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Late laser blamed on poor management

17 Jun 2002

The US project to build the world's largest laser has suffered from poor management and bad planning, according to a report commissioned by the University of California. The National Ignition Facility (NIF), which Lawrence Livermore National Laboratory is building for the US Department of Energy, is projected to be completed 18 months late and USD 300 million over budget.

The laser, initially scheduled for completion by 2003, is designed to test nuclear weapons by simulations rather than underground tests. It is also expected to contribute to fundamental scientific research.

The committee that reviewed NIF's problems said that the project had already solved a number of difficult technical issues, but it found deficiencies in the management at the laboratory, the university and the Department of Energy as well as unrealistic budget planning.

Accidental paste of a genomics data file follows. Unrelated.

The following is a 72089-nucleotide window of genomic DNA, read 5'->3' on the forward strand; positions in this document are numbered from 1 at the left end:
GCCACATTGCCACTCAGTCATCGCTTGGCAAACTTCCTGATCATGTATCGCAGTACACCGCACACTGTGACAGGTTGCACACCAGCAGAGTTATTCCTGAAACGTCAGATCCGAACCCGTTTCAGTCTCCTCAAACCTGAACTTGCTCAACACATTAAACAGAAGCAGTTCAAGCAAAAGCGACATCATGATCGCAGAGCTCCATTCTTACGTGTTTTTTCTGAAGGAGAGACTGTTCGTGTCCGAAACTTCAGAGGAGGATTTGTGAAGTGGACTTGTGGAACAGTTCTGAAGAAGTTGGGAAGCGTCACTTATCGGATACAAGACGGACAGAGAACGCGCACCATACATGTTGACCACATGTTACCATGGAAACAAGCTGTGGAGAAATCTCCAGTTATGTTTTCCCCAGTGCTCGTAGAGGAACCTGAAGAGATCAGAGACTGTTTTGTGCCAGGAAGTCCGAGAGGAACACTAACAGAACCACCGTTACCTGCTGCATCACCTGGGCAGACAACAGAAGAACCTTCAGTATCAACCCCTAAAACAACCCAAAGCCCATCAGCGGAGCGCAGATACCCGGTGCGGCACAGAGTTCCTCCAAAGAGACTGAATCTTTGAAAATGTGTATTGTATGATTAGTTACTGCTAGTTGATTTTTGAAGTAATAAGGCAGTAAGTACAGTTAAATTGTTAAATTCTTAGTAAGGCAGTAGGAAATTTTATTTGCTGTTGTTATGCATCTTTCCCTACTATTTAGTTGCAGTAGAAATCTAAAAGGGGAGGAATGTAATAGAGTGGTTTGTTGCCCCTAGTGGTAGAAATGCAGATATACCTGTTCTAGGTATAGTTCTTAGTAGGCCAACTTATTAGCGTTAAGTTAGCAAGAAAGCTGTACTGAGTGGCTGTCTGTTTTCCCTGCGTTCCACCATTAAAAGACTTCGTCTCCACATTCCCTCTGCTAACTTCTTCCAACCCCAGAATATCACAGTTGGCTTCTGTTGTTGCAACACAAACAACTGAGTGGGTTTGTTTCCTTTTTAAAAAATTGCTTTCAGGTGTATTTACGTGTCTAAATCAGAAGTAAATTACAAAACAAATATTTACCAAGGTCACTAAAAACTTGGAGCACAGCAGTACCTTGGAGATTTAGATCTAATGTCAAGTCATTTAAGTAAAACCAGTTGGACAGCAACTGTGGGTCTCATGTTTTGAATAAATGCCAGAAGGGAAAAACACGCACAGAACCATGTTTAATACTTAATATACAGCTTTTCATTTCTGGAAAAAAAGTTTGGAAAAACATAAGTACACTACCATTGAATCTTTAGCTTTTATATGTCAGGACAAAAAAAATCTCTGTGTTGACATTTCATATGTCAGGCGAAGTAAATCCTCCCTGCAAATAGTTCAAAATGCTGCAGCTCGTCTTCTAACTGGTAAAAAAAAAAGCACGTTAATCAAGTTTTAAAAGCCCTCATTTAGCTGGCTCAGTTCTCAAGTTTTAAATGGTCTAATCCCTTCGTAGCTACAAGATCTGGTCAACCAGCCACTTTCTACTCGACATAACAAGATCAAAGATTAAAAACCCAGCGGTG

The report recommends better communication within the project and more clearly defined roles. It also advises the laboratory's director to have more 'ownership' of the NIF and to appoint an associate director or manager to the project. In addition, the committee requests more appropriate documentation detailing the technical scope, cost and schedule of the project.

The committee was chaired by Steven Koonin of the California Institute of Technology and included nine other scientists and engineers with experience in project management and the operation of research facilities.


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